Review: Vogue 1513 | Badgley Mischka Asymmetrical Draped-Neck Sheath Dress!

12:00 AM

It's the most wonderful time of the year! Time for fall sewing! I love fall. I'm a September baby. This is MY season. I typically start off the season with "transition pieces". Those are the kind of pieces that work for my climate... because it's not going to be officially fall until close to Christmas. Unless we have some sort of extraordinarily chilly weather this year. With all of the weird climate conditions, I wouldn't really be surprised either way. So it's best to just be prepared for whatever Mother Nature tosses my way.
So, one of the first things I've made thus far is this dress. It's from the fabulous design duo Badgley Mischka - Vogue 1513. They're one of my favorites and I've made a lot of their designs to prove it. But let's talk about this one...
I make a fabulous white dress every year, so this is my pick for this year. The fabric I selected is this completely gorgeous ivory wool-like crepe with lycra from Mood Fabrics. Since the dress is fully-lined, I needed the lining to match the stretch, so I picked this white stretch polyester crepe de chine.
I cut the size 12 from the bodice and graded out through the waist and the hips in the size 14. I added 3 inches to the length and this is where the hemline falls on me. Keep that in mind.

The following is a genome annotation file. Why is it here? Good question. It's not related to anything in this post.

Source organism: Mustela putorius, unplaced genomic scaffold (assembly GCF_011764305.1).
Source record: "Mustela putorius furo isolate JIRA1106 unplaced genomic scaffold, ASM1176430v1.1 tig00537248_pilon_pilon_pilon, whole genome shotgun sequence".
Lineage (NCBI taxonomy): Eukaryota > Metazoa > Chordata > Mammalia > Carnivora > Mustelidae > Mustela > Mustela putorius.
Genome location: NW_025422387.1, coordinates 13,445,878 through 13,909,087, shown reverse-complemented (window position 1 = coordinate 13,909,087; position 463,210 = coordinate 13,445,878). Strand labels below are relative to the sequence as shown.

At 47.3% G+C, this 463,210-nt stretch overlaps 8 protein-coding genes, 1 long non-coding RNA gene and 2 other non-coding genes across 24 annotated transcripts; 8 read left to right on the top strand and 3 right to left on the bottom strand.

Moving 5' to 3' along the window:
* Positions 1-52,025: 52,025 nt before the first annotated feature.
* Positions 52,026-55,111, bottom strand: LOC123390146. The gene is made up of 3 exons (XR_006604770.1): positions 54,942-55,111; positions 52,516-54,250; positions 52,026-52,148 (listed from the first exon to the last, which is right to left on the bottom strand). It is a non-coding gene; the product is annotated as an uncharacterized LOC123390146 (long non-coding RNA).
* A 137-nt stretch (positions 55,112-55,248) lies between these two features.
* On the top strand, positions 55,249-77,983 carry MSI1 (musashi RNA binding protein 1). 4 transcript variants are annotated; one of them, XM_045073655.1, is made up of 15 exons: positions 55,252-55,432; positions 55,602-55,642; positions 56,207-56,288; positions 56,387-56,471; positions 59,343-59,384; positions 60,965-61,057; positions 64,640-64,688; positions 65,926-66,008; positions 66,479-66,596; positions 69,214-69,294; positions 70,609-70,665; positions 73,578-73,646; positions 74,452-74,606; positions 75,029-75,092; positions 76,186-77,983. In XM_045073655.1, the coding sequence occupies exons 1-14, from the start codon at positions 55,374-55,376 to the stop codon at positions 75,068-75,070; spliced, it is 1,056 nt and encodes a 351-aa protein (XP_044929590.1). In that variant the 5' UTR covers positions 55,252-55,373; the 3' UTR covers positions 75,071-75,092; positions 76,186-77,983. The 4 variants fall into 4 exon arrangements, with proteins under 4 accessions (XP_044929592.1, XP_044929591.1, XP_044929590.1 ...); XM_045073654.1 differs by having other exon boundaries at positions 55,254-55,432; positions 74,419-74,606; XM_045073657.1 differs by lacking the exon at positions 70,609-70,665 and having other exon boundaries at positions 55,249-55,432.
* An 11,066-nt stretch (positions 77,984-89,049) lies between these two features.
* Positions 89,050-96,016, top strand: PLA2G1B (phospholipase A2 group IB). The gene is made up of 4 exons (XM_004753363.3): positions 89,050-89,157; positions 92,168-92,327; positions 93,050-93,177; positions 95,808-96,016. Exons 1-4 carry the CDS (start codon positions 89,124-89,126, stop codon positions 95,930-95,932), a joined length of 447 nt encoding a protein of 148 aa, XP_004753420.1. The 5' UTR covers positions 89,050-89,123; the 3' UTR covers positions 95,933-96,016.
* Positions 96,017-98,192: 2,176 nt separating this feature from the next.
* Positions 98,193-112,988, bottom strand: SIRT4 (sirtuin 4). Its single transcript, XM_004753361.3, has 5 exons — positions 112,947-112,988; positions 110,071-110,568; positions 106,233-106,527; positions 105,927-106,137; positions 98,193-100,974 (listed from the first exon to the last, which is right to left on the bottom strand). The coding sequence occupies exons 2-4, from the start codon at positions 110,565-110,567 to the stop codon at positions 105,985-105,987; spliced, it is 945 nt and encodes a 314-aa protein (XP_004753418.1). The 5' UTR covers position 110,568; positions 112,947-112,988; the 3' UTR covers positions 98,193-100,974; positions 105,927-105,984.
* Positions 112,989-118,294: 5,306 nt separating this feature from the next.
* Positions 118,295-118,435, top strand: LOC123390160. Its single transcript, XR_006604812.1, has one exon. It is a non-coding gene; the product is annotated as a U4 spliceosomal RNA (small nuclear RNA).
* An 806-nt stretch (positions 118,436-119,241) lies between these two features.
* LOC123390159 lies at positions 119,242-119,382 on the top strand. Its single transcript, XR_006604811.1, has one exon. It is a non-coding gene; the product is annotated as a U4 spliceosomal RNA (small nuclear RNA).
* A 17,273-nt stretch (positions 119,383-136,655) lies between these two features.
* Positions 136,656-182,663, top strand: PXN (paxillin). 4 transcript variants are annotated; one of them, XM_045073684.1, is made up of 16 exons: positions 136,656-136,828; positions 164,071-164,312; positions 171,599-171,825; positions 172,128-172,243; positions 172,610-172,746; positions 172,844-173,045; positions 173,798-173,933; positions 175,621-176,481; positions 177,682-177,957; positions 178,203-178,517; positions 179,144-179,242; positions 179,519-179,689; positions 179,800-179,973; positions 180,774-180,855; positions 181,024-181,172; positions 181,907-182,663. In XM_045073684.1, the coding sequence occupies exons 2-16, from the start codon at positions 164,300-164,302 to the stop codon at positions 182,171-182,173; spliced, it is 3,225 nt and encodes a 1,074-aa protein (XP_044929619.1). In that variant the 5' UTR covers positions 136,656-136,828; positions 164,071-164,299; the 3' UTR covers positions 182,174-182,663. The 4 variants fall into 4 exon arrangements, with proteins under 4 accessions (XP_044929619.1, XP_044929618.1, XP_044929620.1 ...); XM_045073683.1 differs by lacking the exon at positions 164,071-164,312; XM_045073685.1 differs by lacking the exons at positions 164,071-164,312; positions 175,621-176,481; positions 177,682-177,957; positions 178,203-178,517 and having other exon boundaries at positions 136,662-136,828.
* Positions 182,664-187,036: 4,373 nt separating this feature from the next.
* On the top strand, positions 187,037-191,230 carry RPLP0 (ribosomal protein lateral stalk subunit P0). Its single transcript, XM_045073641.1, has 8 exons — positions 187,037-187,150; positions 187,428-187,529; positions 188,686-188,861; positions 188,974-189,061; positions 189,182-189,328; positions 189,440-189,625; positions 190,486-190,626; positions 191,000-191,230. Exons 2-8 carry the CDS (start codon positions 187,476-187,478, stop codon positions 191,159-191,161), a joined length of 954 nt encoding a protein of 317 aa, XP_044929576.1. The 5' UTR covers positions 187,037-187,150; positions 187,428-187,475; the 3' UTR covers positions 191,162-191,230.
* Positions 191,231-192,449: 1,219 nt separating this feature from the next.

This is a basic sleeveless, princess seam sheath dress with a back slit. The only things that makes this dress unique is the asymmetrical drape and the collar... and the construction suggestions.  Here are some key factors that in my opinion takes this dress from basic to designer: The interfacing. Interfacing is a big deal. And in my STRONG opinion, the average home sewer does NOT use enough of it. There are so many places in garments that should be interfaced. We ALL use fusible interfacing, so it's beyond easy to do and not eliminate these essential steps. I'm going to just assume it's because a lot of you don't know what you don't know. This is something I've learned throughout the years from sewing the designer patterns (they have all of the good construction details), reading sewing books (seriously, invest in couture sewing books), and reading blogs. Every sewing blogger may not be your cup of tea or shot of tequila. If I had my pick, I'd ONLY read blogs by those that combine sewing and fashion. But there are a lot of blogs by people that can really, really sew... and understand garment construction. You can add in your own fashion.
Here is how this dress is interfaced. I've seen the interfacing for the front, back and sides of the dress in books. I only interface like this on the regular for jackets. But from this point on, I'll always interface dresses like this. Normally, I use stay tapes in these areas, but I love the idea of fusible interfacing shaped like facings. But I interface EVERY SINGLE THING I put a zipper in. It's imperative that the zipper area is interfaced. No one wants a wavy or "homemade-looking" zipper insertion area.